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Saturday, March 01, 2008

Downgrade Vista to XP with Virtual PC 2007

Downgrade Vista to XP

The Free and Easy Way to Downgrade from Windows Vista to XP

If you have Windows Vista installed on your laptop or PC and yearn for the good old days of Windows XP compatibility and miss the familiar interface, there is a solution that will cost you nothing but your time to do it.

It involves the creation of a virtual PC on your existing machine using Virtual PC 2007 software by Microsoft. A virtual PC is the just what it sounds like. A completely separate computer that runs in software on the same system as your original PC. What this means is that, you can have Windows Vista running on one virtual PC and Windows XP on the other. Both at the same time. This way, you can have the compatibility of Windows XP today and still enjoy the new software coming out that takes advantage of Windows Vista. Once installed correctly, you'll be able to switch back and forth between operating systems just as easily as you switch between programs now.

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The beauty of this arrangement is that it works either way. If you have XP, you can add Vista without losing your Windows XP operating system.

*Note: Before making any system changes, be sure to backup your data to an external drive or other external data storage. Anytime you make major changes to your system, always take this precaution. It will save you a world of pain.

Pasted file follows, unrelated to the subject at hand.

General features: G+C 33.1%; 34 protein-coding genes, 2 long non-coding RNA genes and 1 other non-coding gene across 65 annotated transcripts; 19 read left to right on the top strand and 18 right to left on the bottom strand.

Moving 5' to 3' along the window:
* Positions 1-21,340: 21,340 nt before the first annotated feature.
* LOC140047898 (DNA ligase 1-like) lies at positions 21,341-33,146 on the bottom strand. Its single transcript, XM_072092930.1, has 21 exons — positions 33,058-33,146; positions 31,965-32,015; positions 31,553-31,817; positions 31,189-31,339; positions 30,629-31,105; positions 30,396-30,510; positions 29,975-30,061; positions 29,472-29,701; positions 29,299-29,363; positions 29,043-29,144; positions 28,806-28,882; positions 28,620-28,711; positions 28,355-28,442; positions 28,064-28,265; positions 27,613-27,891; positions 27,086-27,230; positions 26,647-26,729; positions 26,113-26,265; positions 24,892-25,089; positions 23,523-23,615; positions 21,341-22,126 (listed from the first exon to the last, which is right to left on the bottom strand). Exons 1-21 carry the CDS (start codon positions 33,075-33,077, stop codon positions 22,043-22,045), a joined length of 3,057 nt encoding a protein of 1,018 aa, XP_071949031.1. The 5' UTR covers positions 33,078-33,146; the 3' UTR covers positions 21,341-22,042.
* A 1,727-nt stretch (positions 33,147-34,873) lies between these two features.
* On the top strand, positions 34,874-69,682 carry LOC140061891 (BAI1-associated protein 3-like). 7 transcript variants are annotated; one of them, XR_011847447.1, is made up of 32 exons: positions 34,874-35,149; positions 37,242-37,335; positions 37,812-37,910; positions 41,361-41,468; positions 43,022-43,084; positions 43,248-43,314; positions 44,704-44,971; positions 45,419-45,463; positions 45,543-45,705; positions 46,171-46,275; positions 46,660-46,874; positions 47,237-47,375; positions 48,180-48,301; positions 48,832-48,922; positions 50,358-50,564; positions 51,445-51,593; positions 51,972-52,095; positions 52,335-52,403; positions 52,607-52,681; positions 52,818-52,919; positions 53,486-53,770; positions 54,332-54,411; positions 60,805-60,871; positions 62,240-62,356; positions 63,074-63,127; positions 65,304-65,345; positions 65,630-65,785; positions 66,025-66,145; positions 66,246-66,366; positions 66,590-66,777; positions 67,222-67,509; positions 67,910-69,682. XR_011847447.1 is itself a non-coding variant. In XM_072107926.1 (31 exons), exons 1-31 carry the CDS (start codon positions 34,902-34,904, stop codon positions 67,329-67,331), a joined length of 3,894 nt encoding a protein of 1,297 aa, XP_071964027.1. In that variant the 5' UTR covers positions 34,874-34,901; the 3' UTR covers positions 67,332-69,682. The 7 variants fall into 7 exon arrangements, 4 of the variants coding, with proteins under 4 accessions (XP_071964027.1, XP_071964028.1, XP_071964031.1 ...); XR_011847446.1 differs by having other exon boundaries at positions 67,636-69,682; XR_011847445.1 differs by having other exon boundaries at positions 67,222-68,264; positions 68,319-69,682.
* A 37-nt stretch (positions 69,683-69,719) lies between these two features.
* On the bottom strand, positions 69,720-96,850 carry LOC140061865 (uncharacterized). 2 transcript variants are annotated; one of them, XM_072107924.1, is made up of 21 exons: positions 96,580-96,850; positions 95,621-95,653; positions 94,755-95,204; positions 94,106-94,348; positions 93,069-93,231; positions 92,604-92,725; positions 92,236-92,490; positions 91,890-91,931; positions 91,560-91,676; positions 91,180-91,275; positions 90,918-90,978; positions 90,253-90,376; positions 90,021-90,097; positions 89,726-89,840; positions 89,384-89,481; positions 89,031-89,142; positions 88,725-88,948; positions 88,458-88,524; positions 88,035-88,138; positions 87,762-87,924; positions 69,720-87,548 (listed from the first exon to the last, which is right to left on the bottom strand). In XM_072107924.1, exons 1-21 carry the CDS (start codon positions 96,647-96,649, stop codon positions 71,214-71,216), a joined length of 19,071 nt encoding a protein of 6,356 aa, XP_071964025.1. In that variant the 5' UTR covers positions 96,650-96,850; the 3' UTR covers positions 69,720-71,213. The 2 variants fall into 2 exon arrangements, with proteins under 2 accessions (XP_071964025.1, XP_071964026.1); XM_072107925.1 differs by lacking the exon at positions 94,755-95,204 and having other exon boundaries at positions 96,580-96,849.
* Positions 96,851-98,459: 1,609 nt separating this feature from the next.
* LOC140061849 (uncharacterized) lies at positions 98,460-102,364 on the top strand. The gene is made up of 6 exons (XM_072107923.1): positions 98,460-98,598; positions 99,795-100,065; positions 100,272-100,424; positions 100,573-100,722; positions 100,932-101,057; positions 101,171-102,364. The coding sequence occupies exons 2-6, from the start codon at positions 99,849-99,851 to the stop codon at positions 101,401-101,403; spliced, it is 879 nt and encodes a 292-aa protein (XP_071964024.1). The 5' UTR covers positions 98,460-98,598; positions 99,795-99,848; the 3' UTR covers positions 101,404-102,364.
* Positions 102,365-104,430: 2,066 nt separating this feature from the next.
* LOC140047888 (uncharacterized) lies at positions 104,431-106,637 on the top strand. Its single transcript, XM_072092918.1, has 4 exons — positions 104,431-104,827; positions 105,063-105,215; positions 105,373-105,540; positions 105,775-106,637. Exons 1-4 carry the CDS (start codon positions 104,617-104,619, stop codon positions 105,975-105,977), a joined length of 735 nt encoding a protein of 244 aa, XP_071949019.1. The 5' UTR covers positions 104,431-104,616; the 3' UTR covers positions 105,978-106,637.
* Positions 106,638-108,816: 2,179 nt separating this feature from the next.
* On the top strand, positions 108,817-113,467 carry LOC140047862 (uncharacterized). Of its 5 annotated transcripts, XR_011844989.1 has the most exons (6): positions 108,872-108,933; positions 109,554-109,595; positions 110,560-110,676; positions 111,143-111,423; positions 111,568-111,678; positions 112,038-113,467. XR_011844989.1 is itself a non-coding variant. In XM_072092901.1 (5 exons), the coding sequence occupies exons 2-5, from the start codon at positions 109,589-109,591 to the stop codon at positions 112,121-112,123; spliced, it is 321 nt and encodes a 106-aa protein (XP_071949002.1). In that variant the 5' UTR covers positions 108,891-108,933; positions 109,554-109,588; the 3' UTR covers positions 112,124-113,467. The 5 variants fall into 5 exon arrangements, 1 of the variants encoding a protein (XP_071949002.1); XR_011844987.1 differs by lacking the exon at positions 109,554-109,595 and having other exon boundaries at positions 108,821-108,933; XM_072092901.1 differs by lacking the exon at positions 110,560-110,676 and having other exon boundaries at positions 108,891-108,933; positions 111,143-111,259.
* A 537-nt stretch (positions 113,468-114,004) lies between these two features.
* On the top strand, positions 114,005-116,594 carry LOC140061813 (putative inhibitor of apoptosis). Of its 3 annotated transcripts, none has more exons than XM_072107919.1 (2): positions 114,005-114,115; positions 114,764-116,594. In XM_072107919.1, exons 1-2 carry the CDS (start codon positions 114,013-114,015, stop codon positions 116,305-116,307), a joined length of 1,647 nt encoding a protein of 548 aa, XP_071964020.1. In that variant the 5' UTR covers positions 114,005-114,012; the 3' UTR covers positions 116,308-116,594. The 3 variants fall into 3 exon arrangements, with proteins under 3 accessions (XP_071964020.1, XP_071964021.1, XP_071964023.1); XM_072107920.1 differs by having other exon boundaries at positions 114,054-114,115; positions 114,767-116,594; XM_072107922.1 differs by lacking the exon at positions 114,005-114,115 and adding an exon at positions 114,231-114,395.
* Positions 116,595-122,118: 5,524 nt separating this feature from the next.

Of course, free only means no money. Creating 2 machines has cost in terms of PC memory, hard drive space and performance. The following chart shows the minimum requirements of adding a separate PC on your computer.

Operating System Min. Memory Min. Disk Space

Windows XP Home Edition

128 MB 2 GB

Windows XP Professional

128 MB 2 GB

Windows Vista Enterprise

512 MB 15 GB

Windows Vista Business

512 MB 15 GB

Windows Vista Ultimate

512 MB 15 GB

Keep in mind that these are only minimum requirements. Installing applications in a guest OS increases requirements. Increasing memory beyond the minimum can result in significant performance increases.

A vital thing to remember before choosing a virtual machine is that you'll need lots of RAM installed on your system. More RAM than you ever thought of needing before. While you'll probably have enough CPU cycles to spare, you need enough RAM for both operating systems to run comfortably. As long as you have double your comfortable minimum, you should be fine.

To really have optimal performance and take advantage of this setup, you should have at least 2GB RAM, and many gigs of hard drive space. I recommend you strongly consider a 4 GB setup if you plan on running lots of apps simultaneously and plan on using up an extra 20 gigs of drive space.

Also worth noting is that installations of Windows XP or Vista will require their own product keys, regardless of whether your host computer is also running it. Since the virtual PC will see whatever hardware your virtual machine portends to have, it will assume that it is a new computer in need of new activation. You'll also need a licensed copy of Windows XP to be legitimate. Fortunately, unlike Vista, XP's EULA doesn't forbid virtual machines. Only Vista Business and Ultimate can be legally run in a virtual environment. Any other flavours of Vista could cause issues if you need official support.

Microsoft has a blog for Virtual PC 2007 that you should check out before making any changes to get a better feel for what the benefits are of switching to a virtual OS and the kinds of issues you may face in running 2 OS's at once.